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Mayor Emanuel Downplays Report He Cussed At Governor

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Gov. Pat Quinn (left) said Chicago Mayor Rahm Emanuel (right) was "putting the cart before the horse" by talking about plans for what the city would do with revenue from a Chicago casino, when Quinn has yet to decide whether to sign legislation for a major gambling expansion in Illinois. Emanuel said he "will not allow Chicago’s future to be held hostage because the state obviously has other financial issues and their resources have been drying up over the years." (Credit: CBS)

Gov. Pat Quinn (left) said Chicago Mayor Rahm Emanuel (right) was “putting the cart before the horse” by talking about plans for what the city would do with revenue from a Chicago casino, when Quinn has yet to decide whether to sign legislation for a major gambling expansion in Illinois. Emanuel said he “will not allow Chicago’s future to be held hostage because the state obviously has other financial issues and their resources have been drying up over the years.” (Credit: CBS)

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CHICAGO (CBS) – Mayor Emanuel is riding a wave of praise from White House Cabinet members as he continues to show his kinder, gentler side in public.

But his powers of persuasion don’t agree with everyone. Last week, witnesses describe an expletive-filled phone call to Gov. Pat Quinn over how the governor has dealt with casino gambling and pension reform.

The mayor reportedly blames Quinn for the implosion of legislation last week that would have tamed the state’s pension obligations, which are in the tens of billions of dollars. Quinn also has been seen as an obstacle to a Chicago casino.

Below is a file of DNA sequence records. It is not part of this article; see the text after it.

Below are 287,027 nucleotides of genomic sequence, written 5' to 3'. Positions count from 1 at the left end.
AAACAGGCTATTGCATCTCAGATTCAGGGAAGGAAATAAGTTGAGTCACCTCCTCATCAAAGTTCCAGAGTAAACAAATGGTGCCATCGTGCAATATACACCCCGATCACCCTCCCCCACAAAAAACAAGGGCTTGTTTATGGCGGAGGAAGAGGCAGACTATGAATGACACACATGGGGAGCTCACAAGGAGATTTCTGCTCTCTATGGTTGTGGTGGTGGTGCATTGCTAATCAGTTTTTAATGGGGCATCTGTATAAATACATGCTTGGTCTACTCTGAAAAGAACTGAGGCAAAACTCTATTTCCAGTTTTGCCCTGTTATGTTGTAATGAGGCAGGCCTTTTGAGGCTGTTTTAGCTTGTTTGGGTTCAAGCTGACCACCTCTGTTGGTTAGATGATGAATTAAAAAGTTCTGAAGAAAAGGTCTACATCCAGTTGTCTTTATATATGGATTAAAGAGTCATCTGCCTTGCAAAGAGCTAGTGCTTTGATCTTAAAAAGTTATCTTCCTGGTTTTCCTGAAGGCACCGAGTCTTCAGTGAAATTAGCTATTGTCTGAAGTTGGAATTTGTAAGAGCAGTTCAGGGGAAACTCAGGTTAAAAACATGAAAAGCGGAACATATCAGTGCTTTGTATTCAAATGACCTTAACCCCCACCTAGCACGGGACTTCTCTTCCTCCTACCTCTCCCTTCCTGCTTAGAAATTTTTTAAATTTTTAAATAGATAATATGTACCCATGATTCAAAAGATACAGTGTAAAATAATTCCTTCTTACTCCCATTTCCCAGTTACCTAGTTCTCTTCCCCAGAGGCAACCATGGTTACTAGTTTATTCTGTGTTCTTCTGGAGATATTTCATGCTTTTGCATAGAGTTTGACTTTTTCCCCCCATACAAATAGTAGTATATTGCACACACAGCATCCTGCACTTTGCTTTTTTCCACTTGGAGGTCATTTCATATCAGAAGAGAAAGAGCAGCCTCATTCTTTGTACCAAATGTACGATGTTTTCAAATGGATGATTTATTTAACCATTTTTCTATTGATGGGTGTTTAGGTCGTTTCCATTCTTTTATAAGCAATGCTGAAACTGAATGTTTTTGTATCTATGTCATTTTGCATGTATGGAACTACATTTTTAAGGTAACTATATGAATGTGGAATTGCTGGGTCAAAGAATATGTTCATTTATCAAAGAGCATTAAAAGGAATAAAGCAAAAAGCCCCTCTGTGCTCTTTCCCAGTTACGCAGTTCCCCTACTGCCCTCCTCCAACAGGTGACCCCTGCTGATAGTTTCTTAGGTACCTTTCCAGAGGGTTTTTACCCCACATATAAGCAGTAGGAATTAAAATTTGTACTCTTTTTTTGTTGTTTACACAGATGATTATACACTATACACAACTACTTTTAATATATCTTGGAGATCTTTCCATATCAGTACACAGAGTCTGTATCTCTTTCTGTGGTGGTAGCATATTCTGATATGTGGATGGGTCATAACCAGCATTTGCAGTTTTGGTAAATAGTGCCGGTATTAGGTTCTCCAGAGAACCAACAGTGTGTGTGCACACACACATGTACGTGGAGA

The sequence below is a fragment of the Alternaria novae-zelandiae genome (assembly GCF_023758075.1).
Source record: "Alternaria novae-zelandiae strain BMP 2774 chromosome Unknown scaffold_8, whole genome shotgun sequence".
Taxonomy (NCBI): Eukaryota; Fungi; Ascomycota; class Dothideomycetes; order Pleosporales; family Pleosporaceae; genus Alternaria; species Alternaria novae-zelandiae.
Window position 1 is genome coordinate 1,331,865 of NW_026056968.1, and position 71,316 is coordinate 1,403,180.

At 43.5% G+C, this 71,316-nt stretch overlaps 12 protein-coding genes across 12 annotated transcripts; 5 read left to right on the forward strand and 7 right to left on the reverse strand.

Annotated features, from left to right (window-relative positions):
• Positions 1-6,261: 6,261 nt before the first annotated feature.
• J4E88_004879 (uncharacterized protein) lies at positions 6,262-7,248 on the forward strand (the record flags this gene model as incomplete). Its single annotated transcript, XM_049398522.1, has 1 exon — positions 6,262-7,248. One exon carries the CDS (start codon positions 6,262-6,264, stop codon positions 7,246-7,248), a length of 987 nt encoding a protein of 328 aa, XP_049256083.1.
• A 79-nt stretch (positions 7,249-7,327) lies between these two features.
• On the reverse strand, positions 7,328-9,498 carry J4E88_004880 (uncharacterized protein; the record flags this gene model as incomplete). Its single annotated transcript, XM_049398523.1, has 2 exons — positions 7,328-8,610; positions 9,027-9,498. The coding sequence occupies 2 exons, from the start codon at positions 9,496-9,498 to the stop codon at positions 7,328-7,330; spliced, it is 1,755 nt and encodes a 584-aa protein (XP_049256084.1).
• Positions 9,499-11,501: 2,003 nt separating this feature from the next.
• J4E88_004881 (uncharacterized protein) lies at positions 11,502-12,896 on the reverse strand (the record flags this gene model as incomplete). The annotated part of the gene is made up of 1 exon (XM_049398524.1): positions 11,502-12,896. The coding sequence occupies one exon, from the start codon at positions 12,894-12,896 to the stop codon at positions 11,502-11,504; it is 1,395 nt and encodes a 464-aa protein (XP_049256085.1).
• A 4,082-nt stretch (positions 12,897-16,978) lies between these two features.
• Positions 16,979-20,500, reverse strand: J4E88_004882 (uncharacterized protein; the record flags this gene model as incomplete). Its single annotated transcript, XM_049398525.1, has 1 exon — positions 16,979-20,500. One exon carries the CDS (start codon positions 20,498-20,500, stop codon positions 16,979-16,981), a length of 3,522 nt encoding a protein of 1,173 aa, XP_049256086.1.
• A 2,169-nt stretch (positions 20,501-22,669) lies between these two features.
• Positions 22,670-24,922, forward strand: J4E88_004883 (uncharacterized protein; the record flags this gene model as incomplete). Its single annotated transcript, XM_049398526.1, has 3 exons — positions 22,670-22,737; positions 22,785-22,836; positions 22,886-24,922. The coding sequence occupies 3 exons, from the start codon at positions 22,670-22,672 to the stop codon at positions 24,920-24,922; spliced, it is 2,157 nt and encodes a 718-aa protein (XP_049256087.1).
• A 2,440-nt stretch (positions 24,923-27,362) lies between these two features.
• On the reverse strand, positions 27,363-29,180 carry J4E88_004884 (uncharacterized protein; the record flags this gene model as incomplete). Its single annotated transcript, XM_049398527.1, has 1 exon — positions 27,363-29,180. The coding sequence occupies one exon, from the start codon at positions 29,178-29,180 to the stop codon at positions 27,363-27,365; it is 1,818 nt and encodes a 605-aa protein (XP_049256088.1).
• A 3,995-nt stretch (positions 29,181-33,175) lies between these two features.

The mayor on Friday side-stepped the issue of whether coarse language erupted in his conversation with Quinn, unless “cost-of-living adjustment” is a swear word.

“I never knew COLA was a four-letter word,” Emanuel said at an unrelated news conference with U.S. Agriculture Secretary Tom Vilsack. “I share with the governor the commitment of getting retirement security for the state. Because I think the alternative is not viable, and I want to make sure we get it done.”

The mayor steered the conversation with reporters back to topic. He appeared with Vilsack on the issue of “food deserts,” or urban areas that lack adequate access to fresh food and produce.

The Agriculture Department has helped finance a produce bus that will get into the so-called deserts. It pulled up to Brunson Elementary in the Austin neighborhood Friday afternoon and was soon flooded with students who selected produce over junk food.

Of course, Secretary Vilsack soon found out the mayor wasn’t satisfied with one new bus, CBS 2 Chief Correspondent Jay Levine reports. The administration wants four more buses.

“We’re going to make sure we get those four buses, or we’re not going to let Tom out of town,” Emanuel joked.

Vilsack was the third cabinet secretary in Chicago this week bearing gifts. Energy Secretary Steven Chiu was here Tuesday, and Labor Secretary Hilda Solis was in Thursday. All know the mayor and his forthright style from his days as gatekeeper to the President who appointed them.

Emanuel, a former congressman from Chicago’s North Side, was once infamous for using salty language in his private tirades. As a candidate for mayor, and in his first year in office, he has presented a mostly even-keeled persona to the public.

Earlier this year, Quinn addressed the sometimes colorful words the mayor has used in private conversations, calling it a “language problem” he has discussed with his fellow Democrat.

“He might have said a bad word, and I said, ‘It’s not a good idea. We want to teach our kids right,’” Quinn told Levine in February. “He’s improving.”

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